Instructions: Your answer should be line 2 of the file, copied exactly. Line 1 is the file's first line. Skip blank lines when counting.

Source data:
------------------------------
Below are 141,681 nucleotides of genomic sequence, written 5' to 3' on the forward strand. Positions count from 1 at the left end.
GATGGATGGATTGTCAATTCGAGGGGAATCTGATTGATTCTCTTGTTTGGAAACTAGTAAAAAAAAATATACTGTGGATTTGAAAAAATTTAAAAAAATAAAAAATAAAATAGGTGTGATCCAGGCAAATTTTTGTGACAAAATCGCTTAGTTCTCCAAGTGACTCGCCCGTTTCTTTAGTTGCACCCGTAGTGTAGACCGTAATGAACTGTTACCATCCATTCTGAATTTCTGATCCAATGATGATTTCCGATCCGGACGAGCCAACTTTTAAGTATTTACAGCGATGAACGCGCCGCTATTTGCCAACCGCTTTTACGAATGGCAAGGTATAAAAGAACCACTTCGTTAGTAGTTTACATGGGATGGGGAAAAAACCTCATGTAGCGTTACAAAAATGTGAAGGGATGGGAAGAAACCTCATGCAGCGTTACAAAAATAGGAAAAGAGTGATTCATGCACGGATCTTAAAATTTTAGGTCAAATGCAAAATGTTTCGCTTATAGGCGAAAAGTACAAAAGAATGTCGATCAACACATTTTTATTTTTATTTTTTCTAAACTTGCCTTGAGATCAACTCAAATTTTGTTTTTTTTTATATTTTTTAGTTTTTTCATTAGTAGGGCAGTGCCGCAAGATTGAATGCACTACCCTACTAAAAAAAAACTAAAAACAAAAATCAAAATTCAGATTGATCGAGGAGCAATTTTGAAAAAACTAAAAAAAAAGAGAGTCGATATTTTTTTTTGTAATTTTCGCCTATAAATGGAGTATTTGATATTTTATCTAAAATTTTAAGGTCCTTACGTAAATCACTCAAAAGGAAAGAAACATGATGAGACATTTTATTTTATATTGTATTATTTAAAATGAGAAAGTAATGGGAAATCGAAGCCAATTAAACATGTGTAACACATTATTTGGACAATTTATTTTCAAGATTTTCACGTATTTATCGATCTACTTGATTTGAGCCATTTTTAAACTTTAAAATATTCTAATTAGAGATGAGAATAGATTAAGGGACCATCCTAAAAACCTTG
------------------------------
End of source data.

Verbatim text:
GATGGATGGATTGTCAATTCGAGGGGAATCTGATTGATTCTCTTGTTTGGAAACTAGTAAAAAAAAATATACTGTGGATTTGAAAAAATTTAAAAAAATAAAAAATAAAATAGGTGTGATCCAGGCAAATTTTTGTGACAAAATCGCTTAGTTCTCCAAGTGACTCGCCCGTTTCTTTAGTTGCACCCGTAGTGTAGACCGTAATGAACTGTTACCATCCATTCTGAATTTCTGATCCAATGATGATTTCCGATCCGGACGAGCCAACTTTTAAGTATTTACAGCGATGAACGCGCCGCTATTTGCCAACCGCTTTTACGAATGGCAAGGTATAAAAGAACCACTTCGTTAGTAGTTTACATGGGATGGGGAAAAAACCTCATGTAGCGTTACAAAAATGTGAAGGGATGGGAAGAAACCTCATGCAGCGTTACAAAAATAGGAAAAGAGTGATTCATGCACGGATCTTAAAATTTTAGGTCAAATGCAAAATGTTTCGCTTATAGGCGAAAAGTACAAAAGAATGTCGATCAACACATTTTTATTTTTATTTTTTCTAAACTTGCCTTGAGATCAACTCAAATTTTGTTTTTTTTTATATTTTTTAGTTTTTTCATTAGTAGGGCAGTGCCGCAAGATTGAATGCACTACCCTACTAAAAAAAAACTAAAAACAAAAATCAAAATTCAGATTGATCGAGGAGCAATTTTGAAAAAACTAAAAAAAAAGAGAGTCGATATTTTTTTTTGTAATTTTCGCCTATAAATGGAGTATTTGATATTTTATCTAAAATTTTAAGGTCCTTACGTAAATCACTCAAAAGGAAAGAAACATGATGAGACATTTTATTTTATATTGTATTATTTAAAATGAGAAAGTAATGGGAAATCGAAGCCAATTAAACATGTGTAACACATTATTTGGACAATTTATTTTCAAGATTTTCACGTATTTATCGATCTACTTGATTTGAGCCATTTTTAAACTTTAAAATATTCTAATTAGAGATGAGAATAGATTAAGGGACCATCCTAAAAACCTTG